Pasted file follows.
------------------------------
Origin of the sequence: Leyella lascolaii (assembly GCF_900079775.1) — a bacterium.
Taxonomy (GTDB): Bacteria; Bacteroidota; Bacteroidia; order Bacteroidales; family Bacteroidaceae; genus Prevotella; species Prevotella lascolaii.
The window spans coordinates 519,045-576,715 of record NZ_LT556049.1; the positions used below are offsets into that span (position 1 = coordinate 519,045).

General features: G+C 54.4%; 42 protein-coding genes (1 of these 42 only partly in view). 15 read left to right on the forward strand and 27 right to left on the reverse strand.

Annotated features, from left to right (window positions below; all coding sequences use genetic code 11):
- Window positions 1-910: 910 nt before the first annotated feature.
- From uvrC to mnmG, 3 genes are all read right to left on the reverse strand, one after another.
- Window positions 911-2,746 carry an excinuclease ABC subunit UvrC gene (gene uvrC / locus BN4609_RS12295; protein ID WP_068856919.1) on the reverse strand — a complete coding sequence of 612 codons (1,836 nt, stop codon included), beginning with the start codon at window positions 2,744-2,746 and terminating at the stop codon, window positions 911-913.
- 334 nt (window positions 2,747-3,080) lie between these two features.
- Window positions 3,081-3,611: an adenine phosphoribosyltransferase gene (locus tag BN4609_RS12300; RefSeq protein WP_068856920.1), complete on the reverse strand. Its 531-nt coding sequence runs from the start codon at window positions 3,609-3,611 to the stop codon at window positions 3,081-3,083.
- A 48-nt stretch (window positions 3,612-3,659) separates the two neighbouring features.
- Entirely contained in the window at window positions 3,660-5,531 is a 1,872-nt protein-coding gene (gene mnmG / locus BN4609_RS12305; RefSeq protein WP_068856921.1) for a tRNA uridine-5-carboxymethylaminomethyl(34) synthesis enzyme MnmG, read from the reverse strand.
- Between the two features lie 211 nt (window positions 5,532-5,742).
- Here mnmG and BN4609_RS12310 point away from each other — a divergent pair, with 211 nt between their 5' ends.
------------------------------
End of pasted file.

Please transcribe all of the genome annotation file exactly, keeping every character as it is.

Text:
Origin of the sequence: Leyella lascolaii (assembly GCF_900079775.1) — a bacterium.
Taxonomy (GTDB): Bacteria; Bacteroidota; Bacteroidia; order Bacteroidales; family Bacteroidaceae; genus Prevotella; species Prevotella lascolaii.
The window spans coordinates 519,045-576,715 of record NZ_LT556049.1; the positions used below are offsets into that span (position 1 = coordinate 519,045).

General features: G+C 54.4%; 42 protein-coding genes (1 of these 42 only partly in view). 15 read left to right on the forward strand and 27 right to left on the reverse strand.

Annotated features, from left to right (window positions below; all coding sequences use genetic code 11):
- Window positions 1-910: 910 nt before the first annotated feature.
- From uvrC to mnmG, 3 genes are all read right to left on the reverse strand, one after another.
- Window positions 911-2,746 carry an excinuclease ABC subunit UvrC gene (gene uvrC / locus BN4609_RS12295; protein ID WP_068856919.1) on the reverse strand — a complete coding sequence of 612 codons (1,836 nt, stop codon included), beginning with the start codon at window positions 2,744-2,746 and terminating at the stop codon, window positions 911-913.
- 334 nt (window positions 2,747-3,080) lie between these two features.
- Window positions 3,081-3,611: an adenine phosphoribosyltransferase gene (locus tag BN4609_RS12300; RefSeq protein WP_068856920.1), complete on the reverse strand. Its 531-nt coding sequence runs from the start codon at window positions 3,609-3,611 to the stop codon at window positions 3,081-3,083.
- A 48-nt stretch (window positions 3,612-3,659) separates the two neighbouring features.
- Entirely contained in the window at window positions 3,660-5,531 is a 1,872-nt protein-coding gene (gene mnmG / locus BN4609_RS12305; RefSeq protein WP_068856921.1) for a tRNA uridine-5-carboxymethylaminomethyl(34) synthesis enzyme MnmG, read from the reverse strand.
- Between the two features lie 211 nt (window positions 5,532-5,742).
- Here mnmG and BN4609_RS12310 point away from each other — a divergent pair, with 211 nt between their 5' ends.